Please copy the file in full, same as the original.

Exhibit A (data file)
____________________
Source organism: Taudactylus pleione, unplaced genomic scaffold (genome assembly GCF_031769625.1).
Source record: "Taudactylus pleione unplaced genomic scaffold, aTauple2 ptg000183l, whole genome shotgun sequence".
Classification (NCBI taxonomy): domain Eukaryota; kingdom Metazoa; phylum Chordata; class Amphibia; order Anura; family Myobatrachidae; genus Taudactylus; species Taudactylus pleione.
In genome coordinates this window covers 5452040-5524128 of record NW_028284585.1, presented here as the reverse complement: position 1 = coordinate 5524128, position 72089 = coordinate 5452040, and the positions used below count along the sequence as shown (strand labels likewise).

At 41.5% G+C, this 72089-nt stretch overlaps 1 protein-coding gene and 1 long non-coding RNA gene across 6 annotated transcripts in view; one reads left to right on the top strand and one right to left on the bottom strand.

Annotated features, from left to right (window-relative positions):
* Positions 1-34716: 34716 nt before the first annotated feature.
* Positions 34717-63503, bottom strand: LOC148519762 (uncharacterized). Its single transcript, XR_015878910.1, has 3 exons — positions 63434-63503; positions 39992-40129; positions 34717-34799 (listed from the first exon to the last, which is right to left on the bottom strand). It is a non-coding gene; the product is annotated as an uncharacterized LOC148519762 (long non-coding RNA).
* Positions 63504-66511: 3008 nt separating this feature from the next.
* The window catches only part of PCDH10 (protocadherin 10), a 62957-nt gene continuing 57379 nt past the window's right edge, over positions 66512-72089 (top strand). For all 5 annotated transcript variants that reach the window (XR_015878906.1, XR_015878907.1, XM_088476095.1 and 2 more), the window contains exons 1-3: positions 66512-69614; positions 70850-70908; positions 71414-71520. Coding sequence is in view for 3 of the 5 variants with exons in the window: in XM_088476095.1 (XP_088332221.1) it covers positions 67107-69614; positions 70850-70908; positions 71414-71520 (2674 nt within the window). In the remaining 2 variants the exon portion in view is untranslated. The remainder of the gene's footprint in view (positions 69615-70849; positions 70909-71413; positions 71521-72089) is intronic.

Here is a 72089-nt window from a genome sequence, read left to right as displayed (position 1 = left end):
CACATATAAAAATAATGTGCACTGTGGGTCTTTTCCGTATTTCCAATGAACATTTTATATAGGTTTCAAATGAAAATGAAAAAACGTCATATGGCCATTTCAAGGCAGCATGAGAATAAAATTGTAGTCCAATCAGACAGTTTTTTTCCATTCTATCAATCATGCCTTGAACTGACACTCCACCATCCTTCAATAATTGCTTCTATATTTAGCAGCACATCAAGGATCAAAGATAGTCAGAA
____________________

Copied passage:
Source organism: Taudactylus pleione, unplaced genomic scaffold (genome assembly GCF_031769625.1).
Source record: "Taudactylus pleione unplaced genomic scaffold, aTauple2 ptg000183l, whole genome shotgun sequence".
Classification (NCBI taxonomy): domain Eukaryota; kingdom Metazoa; phylum Chordata; class Amphibia; order Anura; family Myobatrachidae; genus Taudactylus; species Taudactylus pleione.
In genome coordinates this window covers 5452040-5524128 of record NW_028284585.1, presented here as the reverse complement: position 1 = coordinate 5524128, position 72089 = coordinate 5452040, and the positions used below count along the sequence as shown (strand labels likewise).

At 41.5% G+C, this 72089-nt stretch overlaps 1 protein-coding gene and 1 long non-coding RNA gene across 6 annotated transcripts in view; one reads left to right on the top strand and one right to left on the bottom strand.

Annotated features, from left to right (window-relative positions):
* Positions 1-34716: 34716 nt before the first annotated feature.
* Positions 34717-63503, bottom strand: LOC148519762 (uncharacterized). Its single transcript, XR_015878910.1, has 3 exons — positions 63434-63503; positions 39992-40129; positions 34717-34799 (listed from the first exon to the last, which is right to left on the bottom strand). It is a non-coding gene; the product is annotated as an uncharacterized LOC148519762 (long non-coding RNA).
* Positions 63504-66511: 3008 nt separating this feature from the next.
* The window catches only part of PCDH10 (protocadherin 10), a 62957-nt gene continuing 57379 nt past the window's right edge, over positions 66512-72089 (top strand). For all 5 annotated transcript variants that reach the window (XR_015878906.1, XR_015878907.1, XM_088476095.1 and 2 more), the window contains exons 1-3: positions 66512-69614; positions 70850-70908; positions 71414-71520. Coding sequence is in view for 3 of the 5 variants with exons in the window: in XM_088476095.1 (XP_088332221.1) it covers positions 67107-69614; positions 70850-70908; positions 71414-71520 (2674 nt within the window). In the remaining 2 variants the exon portion in view is untranslated. The remainder of the gene's footprint in view (positions 69615-70849; positions 70909-71413; positions 71521-72089) is intronic.

Here is a 72089-nt window from a genome sequence, read left to right as displayed (position 1 = left end):
CACATATAAAAATAATGTGCACTGTGGGTCTTTTCCGTATTTCCAATGAACATTTTATATAGGTTTCAAATGAAAATGAAAAAACGTCATATGGCCATTTCAAGGCAGCATGAGAATAAAATTGTAGTCCAATCAGACAGTTTTTTTCCATTCTATCAATCATGCCTTGAACTGACACTCCACCATCCTTCAATAATTGCTTCTATATTTAGCAGCACATCAAGGATCAAAGATAGTCAGAA